In general, please do not use “I,” “you,” “the authors,” etc. in your reviews. Reviews should be depersonalized as much as possible. The review should focuse on the work and not the individuals involved with the work (neither authors nor reviewers).
Student teams in DeepRob should complete a review narrative for their assigned paper as part of the final project. The review narrative should include the following structure: a paper summary, a review summary, and specific points of feedback. Students are expected to typeset their reviews using LaTeX in IEEE conference style. A LaTeX review template is provided for your convenience. You may write your review collaboratively using online LaTeX tools, such as Overleaf.
This section of the review should give a summary of the paper in 1-2 paragraphs (4-10 sentences). The purpose of the summary is to show that you, as a reviewer, understood the paper and to provide its best possible interpretation before going into critiques. This section is helpful to authors, in part, because it helps them understand what ideas a reader is most likely to remember from the paper. When summarizing a paper, you should:
- Summarize the main contributions of the paper in one sentence.
- Identify the core problem being addressed by the paper.
- Describe the key idea of the paper and how it connects to the core problem.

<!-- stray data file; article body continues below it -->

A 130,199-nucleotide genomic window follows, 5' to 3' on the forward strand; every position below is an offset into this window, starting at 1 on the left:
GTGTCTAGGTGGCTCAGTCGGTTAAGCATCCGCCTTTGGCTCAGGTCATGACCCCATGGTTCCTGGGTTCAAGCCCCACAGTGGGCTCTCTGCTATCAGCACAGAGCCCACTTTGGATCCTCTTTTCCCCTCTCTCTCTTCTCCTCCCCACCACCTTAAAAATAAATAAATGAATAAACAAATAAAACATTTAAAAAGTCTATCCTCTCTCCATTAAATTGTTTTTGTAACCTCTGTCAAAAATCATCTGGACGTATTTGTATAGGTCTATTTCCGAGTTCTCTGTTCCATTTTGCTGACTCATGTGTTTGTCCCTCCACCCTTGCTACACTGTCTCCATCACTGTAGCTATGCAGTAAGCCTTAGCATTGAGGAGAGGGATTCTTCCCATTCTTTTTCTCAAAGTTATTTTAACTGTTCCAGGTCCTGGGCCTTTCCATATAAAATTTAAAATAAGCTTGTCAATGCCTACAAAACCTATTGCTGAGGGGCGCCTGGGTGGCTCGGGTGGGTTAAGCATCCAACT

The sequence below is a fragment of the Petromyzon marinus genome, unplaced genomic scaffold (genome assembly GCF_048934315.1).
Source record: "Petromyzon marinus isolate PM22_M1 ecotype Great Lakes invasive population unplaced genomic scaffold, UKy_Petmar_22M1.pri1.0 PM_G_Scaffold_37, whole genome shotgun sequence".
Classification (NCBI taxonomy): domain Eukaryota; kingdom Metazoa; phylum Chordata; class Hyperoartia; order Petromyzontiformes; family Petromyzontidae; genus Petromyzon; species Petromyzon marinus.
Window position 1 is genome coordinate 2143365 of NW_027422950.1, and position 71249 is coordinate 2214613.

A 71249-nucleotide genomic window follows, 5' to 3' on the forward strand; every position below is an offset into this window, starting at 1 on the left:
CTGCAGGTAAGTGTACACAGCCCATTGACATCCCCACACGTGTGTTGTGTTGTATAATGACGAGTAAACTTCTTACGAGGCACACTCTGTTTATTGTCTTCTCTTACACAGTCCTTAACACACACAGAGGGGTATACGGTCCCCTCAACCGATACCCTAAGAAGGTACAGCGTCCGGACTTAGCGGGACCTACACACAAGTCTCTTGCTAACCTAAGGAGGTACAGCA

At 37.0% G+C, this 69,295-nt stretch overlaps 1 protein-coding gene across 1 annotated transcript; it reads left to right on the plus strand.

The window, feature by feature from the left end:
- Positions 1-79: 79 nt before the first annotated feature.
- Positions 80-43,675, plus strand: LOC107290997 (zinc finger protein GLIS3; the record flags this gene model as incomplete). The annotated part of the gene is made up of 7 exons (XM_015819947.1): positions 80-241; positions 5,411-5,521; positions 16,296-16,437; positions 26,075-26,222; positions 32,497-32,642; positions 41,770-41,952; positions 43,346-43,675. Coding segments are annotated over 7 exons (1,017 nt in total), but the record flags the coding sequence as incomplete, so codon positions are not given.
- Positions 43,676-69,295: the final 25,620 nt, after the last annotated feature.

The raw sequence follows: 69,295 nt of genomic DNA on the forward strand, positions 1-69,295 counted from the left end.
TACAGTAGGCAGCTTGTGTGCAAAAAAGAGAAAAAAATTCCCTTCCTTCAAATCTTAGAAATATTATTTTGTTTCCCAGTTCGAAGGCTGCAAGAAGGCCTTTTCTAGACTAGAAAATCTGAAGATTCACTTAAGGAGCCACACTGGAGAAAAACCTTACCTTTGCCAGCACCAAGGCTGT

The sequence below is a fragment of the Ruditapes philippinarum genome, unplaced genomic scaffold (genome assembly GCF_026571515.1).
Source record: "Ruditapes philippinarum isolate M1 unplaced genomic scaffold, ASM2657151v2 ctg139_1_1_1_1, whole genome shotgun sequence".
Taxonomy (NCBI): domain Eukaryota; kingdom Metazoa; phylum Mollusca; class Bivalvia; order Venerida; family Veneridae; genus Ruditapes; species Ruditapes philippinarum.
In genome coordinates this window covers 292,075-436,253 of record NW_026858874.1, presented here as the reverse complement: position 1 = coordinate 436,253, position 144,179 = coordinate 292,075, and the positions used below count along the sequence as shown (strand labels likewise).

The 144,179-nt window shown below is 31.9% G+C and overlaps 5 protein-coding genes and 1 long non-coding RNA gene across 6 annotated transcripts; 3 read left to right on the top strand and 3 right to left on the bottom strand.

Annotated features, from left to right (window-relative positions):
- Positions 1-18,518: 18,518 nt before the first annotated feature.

- Summarize the implementation and methods used to evaluate the paper’s key ideas.
- Identify the paper’s conclusion from its findings.
The second paragraph of your review should provide an overall assessment. The first sentence of this paragraph should provide the overall conclusion of the review. This is followed by individual sentences that assess the paper with respect to its clarity, technical and experimental soundness, intellectual novelty, and relevance to the field. The high-level points of feedback to improve the paper should also be included.
After the first two paragraphs, you should then provide a list that addresses specific points of feedback. This list can be as long as needed to address all of your points of feedback. Please be sure to be both critical and helpful. You should identify flaws and shortcomings in the work and provide suggestions for their improvement. These points can be of varying length, depending on the amount of description needed. For example, points about technical problems tend to be about a paragraph in length. In contrast, typographical and grammatical errors tend to be expressed briefly in one line.
Writing Good Reviews: Advice from Professor Siddhartha Srinivasa at the University of Washington.
OpenReview.net: A useful resource for finding example reviews that were used to determine publication decisions. For example, you can find reviews used for the Conference on Robot Learning (CoRL) and the International Conference on Learning Representations (ICLR) publicly available online.
Information for ICRA Reviewers: An overview, timeline, and instructions for reviewers of the IEEE International Conference on Robotics and Automation (ICRA).
Information for RA-L Reviewers: An overview and instructions for reviewers of the IEEE Robotics and Automation Letters (RA-L) journal.
Students in DeepRob should submit their paper review at least one week prior to their scheduled paper presentation. Students should submit their review as a PDF file via email to the course instructor.